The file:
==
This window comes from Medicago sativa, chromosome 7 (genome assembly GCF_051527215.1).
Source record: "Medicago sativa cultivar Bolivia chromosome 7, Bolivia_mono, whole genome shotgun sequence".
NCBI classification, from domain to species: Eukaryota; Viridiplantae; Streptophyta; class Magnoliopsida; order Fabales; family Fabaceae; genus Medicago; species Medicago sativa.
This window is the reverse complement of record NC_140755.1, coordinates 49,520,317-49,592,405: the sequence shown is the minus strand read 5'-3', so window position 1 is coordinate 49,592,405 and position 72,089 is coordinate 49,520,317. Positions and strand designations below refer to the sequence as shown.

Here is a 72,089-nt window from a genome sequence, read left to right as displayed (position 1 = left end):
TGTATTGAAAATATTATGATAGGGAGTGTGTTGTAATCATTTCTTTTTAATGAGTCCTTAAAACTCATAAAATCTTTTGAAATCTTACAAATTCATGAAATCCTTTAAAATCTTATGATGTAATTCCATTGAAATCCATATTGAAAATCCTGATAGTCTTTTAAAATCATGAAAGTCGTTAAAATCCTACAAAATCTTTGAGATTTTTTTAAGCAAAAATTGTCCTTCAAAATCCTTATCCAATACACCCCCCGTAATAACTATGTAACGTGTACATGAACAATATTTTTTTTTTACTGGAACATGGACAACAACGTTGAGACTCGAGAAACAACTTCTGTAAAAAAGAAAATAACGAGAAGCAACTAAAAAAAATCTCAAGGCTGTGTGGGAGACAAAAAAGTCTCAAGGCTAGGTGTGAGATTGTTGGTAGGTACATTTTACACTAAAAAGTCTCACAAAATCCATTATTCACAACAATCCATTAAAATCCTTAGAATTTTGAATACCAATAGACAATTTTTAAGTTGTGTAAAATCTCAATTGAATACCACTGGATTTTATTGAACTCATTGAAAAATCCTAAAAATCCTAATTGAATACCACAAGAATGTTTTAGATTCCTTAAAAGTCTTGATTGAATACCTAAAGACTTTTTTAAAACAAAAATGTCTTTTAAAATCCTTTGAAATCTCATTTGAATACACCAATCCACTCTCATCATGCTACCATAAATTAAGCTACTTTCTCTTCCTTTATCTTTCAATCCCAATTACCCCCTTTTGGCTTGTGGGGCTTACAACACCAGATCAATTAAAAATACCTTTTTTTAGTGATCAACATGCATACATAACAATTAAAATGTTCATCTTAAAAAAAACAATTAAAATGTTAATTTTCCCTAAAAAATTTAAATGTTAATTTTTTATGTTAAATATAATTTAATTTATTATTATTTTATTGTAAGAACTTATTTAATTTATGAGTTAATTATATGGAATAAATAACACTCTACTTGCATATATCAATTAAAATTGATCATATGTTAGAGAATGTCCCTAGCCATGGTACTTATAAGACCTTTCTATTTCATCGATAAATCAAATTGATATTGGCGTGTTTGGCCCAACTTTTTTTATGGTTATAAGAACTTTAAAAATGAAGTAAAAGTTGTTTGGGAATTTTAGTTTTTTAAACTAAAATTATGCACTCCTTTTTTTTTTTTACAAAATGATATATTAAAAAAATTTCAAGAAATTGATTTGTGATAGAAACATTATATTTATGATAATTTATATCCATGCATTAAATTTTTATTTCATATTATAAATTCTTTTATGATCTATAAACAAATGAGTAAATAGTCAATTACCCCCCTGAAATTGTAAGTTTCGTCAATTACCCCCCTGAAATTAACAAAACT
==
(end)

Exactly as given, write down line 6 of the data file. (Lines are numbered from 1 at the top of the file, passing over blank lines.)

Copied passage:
TGTATTGAAAATATTATGATAGGGAGTGTGTTGTAATCATTTCTTTTTAATGAGTCCTTAAAACTCATAAAATCTTTTGAAATCTTACAAATTCATGAAATCCTTTAAAATCTTATGATGTAATTCCATTGAAATCCATATTGAAAATCCTGATAGTCTTTTAAAATCATGAAAGTCGTTAAAATCCTACAAAATCTTTGAGATTTTTTTAAGCAAAAATTGTCCTTCAAAATCCTTATCCAATACACCCCCCGTAATAACTATGTAACGTGTACATGAACAATATTTTTTTTTTACTGGAACATGGACAACAACGTTGAGACTCGAGAAACAACTTCTGTAAAAAAGAAAATAACGAGAAGCAACTAAAAAAAATCTCAAGGCTGTGTGGGAGACAAAAAAGTCTCAAGGCTAGGTGTGAGATTGTTGGTAGGTACATTTTACACTAAAAAGTCTCACAAAATCCATTATTCACAACAATCCATTAAAATCCTTAGAATTTTGAATACCAATAGACAATTTTTAAGTTGTGTAAAATCTCAATTGAATACCACTGGATTTTATTGAACTCATTGAAAAATCCTAAAAATCCTAATTGAATACCACAAGAATGTTTTAGATTCCTTAAAAGTCTTGATTGAATACCTAAAGACTTTTTTAAAACAAAAATGTCTTTTAAAATCCTTTGAAATCTCATTTGAATACACCAATCCACTCTCATCATGCTACCATAAATTAAGCTACTTTCTCTTCCTTTATCTTTCAATCCCAATTACCCCCTTTTGGCTTGTGGGGCTTACAACACCAGATCAATTAAAAATACCTTTTTTTAGTGATCAACATGCATACATAACAATTAAAATGTTCATCTTAAAAAAAACAATTAAAATGTTAATTTTCCCTAAAAAATTTAAATGTTAATTTTTTATGTTAAATATAATTTAATTTATTATTATTTTATTGTAAGAACTTATTTAATTTATGAGTTAATTATATGGAATAAATAACACTCTACTTGCATATATCAATTAAAATTGATCATATGTTAGAGAATGTCCCTAGCCATGGTACTTATAAGACCTTTCTATTTCATCGATAAATCAAATTGATATTGGCGTGTTTGGCCCAACTTTTTTTATGGTTATAAGAACTTTAAAAATGAAGTAAAAGTTGTTTGGGAATTTTAGTTTTTTAAACTAAAATTATGCACTCCTTTTTTTTTTTTACAAAATGATATATTAAAAAAATTTCAAGAAATTGATTTGTGATAGAAACATTATATTTATGATAATTTATATCCATGCATTAAATTTTTATTTCATATTATAAATTCTTTTATGATCTATAAACAAATGAGTAAATAGTCAATTACCCCCCTGAAATTGTAAGTTTCGTCAATTACCCCCCTGAAATTAACAAAACT